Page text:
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Fact check: Trump falsely claims Beverly Hills restricts residents’ tooth-brushing and showering

Former President Donald Trump makes up stories about a dizzying variety of topics. One of the oddest subjects of his fiction is household water rules in the wealthy Los Angeles-area city of Beverly Hills, where he used to own a home.

Speaking at the Conservative Political Action Conference on Saturday, Trump claimed, “They’re notifying people in Beverly Hills, you can only use 40 gallons of water. They don’t have water,” he said. After criticizing how the state of California manages its water, he continued, “And it’s true: in Beverly Hills, you pay a fortune in taxes, they say you can only brush your teeth once a day.”

This was only the latest colorful Trump tale about supposed water restrictions in Beverly Hills. At California’s Republican convention in September, he said, “Rich people in Beverly Hills – we don’t feel so sorry for ’em, but I do, actually.
They pay millions of dollars in taxes, they’re taking a shower, they’re told to hurry up, you’re only allowed a small amount of water when they take a shower. That’s why rich people from Beverly Hills, generally speaking, don’t smell so good.”

That last sentence seemed like a joke, and the audience laughed. But he delivered the part about supposed Beverly Hills water rules as if he was describing a real policy.

Facts First: All of Trump’s claims are wrong. Beverly Hills does not have any limits on residents’ indoor water use; it does not restrict how many gallons of water they can use, how many times a day they can brush their teeth or how long they can spend in the shower.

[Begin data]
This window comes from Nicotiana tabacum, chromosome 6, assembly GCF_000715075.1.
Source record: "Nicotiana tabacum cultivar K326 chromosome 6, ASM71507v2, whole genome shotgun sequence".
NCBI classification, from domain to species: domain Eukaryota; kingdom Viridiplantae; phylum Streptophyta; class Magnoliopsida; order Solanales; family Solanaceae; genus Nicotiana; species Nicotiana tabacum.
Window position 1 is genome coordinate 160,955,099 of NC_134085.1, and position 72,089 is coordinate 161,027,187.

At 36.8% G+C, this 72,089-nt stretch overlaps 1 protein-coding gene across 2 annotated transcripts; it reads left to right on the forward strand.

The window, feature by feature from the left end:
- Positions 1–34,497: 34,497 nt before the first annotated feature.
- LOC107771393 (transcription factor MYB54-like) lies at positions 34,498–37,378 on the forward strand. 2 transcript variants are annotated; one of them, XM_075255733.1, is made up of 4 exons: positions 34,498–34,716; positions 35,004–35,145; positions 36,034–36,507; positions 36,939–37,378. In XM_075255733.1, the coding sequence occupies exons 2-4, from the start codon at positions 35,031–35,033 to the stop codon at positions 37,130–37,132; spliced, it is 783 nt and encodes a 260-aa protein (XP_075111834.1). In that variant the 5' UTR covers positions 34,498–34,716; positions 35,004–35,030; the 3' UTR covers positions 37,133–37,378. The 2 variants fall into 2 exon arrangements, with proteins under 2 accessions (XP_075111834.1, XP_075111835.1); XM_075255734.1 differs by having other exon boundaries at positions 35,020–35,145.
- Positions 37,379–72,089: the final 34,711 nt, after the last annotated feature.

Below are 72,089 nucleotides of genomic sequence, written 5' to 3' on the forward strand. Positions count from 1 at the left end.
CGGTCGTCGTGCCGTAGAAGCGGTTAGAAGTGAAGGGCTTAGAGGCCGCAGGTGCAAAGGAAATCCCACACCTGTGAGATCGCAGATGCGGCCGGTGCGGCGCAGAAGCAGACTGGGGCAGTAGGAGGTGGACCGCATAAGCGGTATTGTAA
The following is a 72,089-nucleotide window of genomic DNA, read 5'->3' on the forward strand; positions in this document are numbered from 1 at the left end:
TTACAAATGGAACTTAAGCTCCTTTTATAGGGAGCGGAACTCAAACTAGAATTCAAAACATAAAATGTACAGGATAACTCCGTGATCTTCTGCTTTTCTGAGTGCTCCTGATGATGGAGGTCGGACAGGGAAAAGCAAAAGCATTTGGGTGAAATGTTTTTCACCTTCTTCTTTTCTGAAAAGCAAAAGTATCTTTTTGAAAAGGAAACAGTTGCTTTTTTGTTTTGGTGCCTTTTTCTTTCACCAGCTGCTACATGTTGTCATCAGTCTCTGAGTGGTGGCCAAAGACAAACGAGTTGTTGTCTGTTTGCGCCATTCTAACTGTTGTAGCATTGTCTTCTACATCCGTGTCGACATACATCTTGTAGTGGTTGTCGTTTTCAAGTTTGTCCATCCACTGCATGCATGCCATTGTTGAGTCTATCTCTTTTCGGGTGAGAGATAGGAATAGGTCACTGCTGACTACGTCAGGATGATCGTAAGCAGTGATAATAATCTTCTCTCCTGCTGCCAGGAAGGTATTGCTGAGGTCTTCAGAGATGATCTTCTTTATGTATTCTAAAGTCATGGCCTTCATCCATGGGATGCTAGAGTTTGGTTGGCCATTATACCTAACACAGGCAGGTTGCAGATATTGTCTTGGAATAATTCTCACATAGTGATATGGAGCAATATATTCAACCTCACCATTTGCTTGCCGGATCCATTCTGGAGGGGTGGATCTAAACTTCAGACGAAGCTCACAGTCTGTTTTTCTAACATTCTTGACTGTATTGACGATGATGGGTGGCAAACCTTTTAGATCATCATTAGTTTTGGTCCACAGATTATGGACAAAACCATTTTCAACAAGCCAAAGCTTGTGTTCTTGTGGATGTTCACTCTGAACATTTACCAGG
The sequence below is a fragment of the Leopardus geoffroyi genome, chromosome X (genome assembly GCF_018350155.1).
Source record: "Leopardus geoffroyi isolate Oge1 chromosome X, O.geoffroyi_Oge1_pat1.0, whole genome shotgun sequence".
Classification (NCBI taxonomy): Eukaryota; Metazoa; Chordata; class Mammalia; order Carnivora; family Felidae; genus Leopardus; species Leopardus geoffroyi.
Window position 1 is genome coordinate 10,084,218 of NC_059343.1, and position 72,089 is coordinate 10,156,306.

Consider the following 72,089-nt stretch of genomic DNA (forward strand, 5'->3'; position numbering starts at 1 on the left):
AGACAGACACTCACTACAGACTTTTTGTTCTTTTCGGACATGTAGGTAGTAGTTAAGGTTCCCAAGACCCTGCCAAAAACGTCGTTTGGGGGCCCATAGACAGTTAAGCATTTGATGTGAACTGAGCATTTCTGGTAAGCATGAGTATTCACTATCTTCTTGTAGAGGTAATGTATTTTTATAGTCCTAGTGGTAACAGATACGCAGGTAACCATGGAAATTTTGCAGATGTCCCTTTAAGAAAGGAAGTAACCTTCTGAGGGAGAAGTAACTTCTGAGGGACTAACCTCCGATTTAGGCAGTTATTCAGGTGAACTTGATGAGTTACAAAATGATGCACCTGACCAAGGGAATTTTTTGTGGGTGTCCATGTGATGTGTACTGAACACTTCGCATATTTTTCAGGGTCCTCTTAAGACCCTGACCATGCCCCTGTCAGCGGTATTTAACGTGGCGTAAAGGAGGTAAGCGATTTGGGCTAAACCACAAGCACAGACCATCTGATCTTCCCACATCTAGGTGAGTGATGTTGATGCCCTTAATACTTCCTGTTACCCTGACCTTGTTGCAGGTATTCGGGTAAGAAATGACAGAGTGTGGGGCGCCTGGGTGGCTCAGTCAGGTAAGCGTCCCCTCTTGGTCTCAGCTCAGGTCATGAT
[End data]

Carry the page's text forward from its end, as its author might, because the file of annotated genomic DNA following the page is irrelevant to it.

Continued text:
Beverly Hills only limits residents’ outdoor watering, keeping it to a maximum of two days a week among other rules. The outdoor limits are part of a statewide effort to conserve water to help deal with California’s recurring drought-related challenges amid a warming climate.

“We do not limit water usage indoors,” Beverly Hills spokesperson Lauren Santillana said in an email on Saturday after Trump’s latest comments, “and continue to educate, along with many other cities across the state, best water practices.”

As for Trump’s claim that “you can only use 40 gallons of water” in Beverly Hills, it’s likely he was referring to a law signed by California Gov. Gavin Newsom in 2022 that set a statewide standard of 42 gallons per person per day of residential indoor water use starting in 2030. (A state report in 2021 said the median indoor residential water use was 48 gallons per person per day.) But contrary to Trump’s suggestion, that standard will apply to the entities that supply water to residents, not to residents themselves; the law won’t force people to spend less time brushing their teeth or showering.

“Individual households aren’t required to meet these standards. … No one is required to meet it individually,” said Heather Cooley, director of research at The Pacific Institute, a California-based think tank that studies water issues.

Water suppliers can take a number of possible steps to meet the standards without forcing behavioral changes upon residents, such as doing a better job fixing leaks and offering incentives for residents to use more efficient devices. And US households’ water use has already been in decline for decades, partly because of government-mandated product efficiency standards and building efficiency rules.

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